E-mail: markus.noethen@uni-bonn.de

Herna Muñoz-Galeano
Managing director HMG Systems Engineering GmbH
Bettina Hofmann
Marketing & Communikations
HMG Systems Engineering GmbH
Telefon: 0911/ 97 91 08 57
E-mail: bettina.hofmann@munoz-galeano.com

Johannes Seiler | idw - Informationsdienst Wissenschaft
Further information:
http://www.uni-bonn.de/

More articles from Health and Medicine:

nachricht Study points to new drug target in fight against cancer
19.09.2019 | Rice University

nachricht Researchers develop tumour growth roadmap
19.09.2019 | Universität Leipzig

All articles from Health and Medicine >>>

The most recent press releases about innovation >>>

Die letzten 5 Focus-News des innovations-reports im Überblick:

Im Focus: 'Nanochains' could increase battery capacity, cut charging time

How long the battery of your phone or computer lasts depends on how many lithium ions can be stored in the battery's negative electrode material. If the battery runs out of these ions, it can't generate an electrical current to run a device and ultimately fails.

Materials with a higher lithium ion storage capacity are either too heavy or the wrong shape to replace graphite, the electrode material currently used in...

Im Focus: Stevens team closes in on 'holy grail' of room temperature quantum computing chips

Photons interact on chip-based system with unprecedented efficiency

To process information, photons must interact. However, these tiny packets of light want nothing to do with each other, each passing by without altering the...

Im Focus: Happy hour for time-resolved crystallography

Researchers from the Department of Atomically Resolved Dynamics of the Max Planck Institute for the Structure and Dynamics of Matter (MPSD) at the Center for Free-Electron Laser Science in Hamburg, the University of Hamburg and the European Molecular Biology Laboratory (EMBL) outstation in the city have developed a new method to watch biomolecules at work. This method dramatically simplifies starting enzymatic reactions by mixing a cocktail of small amounts of liquids with protein crystals. Determination of the protein structures at different times after mixing can be assembled into a time-lapse sequence that shows the molecular foundations of biology.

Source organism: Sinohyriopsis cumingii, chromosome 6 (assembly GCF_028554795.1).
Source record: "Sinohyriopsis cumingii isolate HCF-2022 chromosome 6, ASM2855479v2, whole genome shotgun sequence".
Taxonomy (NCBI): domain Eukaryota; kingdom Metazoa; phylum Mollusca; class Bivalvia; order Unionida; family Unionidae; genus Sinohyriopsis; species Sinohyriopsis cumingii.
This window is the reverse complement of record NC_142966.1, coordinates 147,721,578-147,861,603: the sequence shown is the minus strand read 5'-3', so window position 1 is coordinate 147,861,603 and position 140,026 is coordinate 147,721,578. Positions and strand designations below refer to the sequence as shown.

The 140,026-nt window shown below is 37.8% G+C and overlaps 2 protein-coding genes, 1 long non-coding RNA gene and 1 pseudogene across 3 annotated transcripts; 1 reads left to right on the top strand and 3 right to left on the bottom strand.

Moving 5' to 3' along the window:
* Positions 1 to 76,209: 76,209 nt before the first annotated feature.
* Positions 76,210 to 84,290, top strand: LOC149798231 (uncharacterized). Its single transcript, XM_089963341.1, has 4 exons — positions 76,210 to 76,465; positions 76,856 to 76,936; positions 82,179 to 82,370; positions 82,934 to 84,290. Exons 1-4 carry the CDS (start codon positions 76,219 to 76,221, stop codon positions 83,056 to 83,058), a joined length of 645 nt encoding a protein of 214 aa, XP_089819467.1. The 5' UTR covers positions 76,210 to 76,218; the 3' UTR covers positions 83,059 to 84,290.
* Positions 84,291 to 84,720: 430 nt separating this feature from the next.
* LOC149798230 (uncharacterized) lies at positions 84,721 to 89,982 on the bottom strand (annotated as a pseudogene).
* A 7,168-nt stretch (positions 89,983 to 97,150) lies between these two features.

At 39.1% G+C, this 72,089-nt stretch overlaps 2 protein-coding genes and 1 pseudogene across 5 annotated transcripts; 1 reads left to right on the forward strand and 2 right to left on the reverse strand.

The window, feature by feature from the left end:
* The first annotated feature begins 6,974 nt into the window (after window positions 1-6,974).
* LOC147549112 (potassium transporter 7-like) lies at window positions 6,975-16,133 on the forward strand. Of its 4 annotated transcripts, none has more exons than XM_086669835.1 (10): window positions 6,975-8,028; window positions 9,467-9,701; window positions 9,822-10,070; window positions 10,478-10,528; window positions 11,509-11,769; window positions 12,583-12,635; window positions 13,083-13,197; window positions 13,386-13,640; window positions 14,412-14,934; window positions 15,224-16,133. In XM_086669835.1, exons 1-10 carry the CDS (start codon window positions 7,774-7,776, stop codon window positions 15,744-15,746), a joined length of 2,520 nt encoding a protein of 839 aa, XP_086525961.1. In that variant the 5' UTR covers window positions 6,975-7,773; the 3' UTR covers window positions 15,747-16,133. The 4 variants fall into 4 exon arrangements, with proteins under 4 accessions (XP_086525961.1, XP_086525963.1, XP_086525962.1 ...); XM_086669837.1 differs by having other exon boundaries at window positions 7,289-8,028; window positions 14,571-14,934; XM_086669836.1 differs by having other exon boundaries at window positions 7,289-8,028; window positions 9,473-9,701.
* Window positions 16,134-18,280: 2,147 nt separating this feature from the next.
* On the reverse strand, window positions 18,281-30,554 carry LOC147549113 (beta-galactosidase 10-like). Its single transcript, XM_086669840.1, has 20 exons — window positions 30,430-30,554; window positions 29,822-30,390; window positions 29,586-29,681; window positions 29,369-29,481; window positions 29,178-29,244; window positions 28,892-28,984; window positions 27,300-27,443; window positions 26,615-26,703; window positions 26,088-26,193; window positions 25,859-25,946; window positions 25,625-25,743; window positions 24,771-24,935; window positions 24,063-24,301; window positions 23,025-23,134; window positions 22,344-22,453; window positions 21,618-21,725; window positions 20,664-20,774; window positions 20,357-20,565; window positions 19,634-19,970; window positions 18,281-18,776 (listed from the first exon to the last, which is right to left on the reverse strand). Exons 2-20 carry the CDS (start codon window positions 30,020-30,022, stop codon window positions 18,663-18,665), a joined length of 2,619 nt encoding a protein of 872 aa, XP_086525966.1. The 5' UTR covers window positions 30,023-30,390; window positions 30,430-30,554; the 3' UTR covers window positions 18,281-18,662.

The functions of biomolecules are determined by their motions and structural changes. Yet it is a formidable challenge to understand these dynamic motions.

Im Focus: Modular OLED light strips

At the International Symposium on Automotive Lighting 2019 (ISAL) in Darmstadt from September 23 to 25, 2019, the Fraunhofer Institute for Organic Electronics, Electron Beam and Plasma Technology FEP, a provider of research and development services in the field of organic electronics, will present OLED light strips of any length with additional functionalities for the first time at booth no. 37.

Almost everyone is familiar with light strips for interior design. LED strips are available by the metre in DIY stores around the corner and are just as often...

Im Focus: Tomorrow´s coolants of choice

Scientists assess the potential of magnetic-cooling materials

Later during this century, around 2060, a paradigm shift in global energy consumption is expected: we will spend more energy for cooling than for heating....

All Focus news of the innovation-report >>>

Anzeige

Anzeige

VideoLinks
Industry & Economy
Event News

Optical Technologies: International Symposium „Future Optics“ in Hannover

19.09.2019 | Event News

Society 5.0: putting humans at the heart of digitalisation

10.09.2019 | Event News

Interspeech 2019 conference: Alexa and Siri in Graz

04.09.2019 | Event News

 
Latest News

Quality control in immune communication: Chaperones detect immature signaling molecules in the immune system

20.09.2019 | Life Sciences

Moderately Common Plants Show Highest Relative Losses

20.09.2019 | Life Sciences

The Fluid Fingerprint of Hurricanes

20.09.2019 | Life Sciences

VideoLinks
Science & Research
Overview of more VideoLinks >>>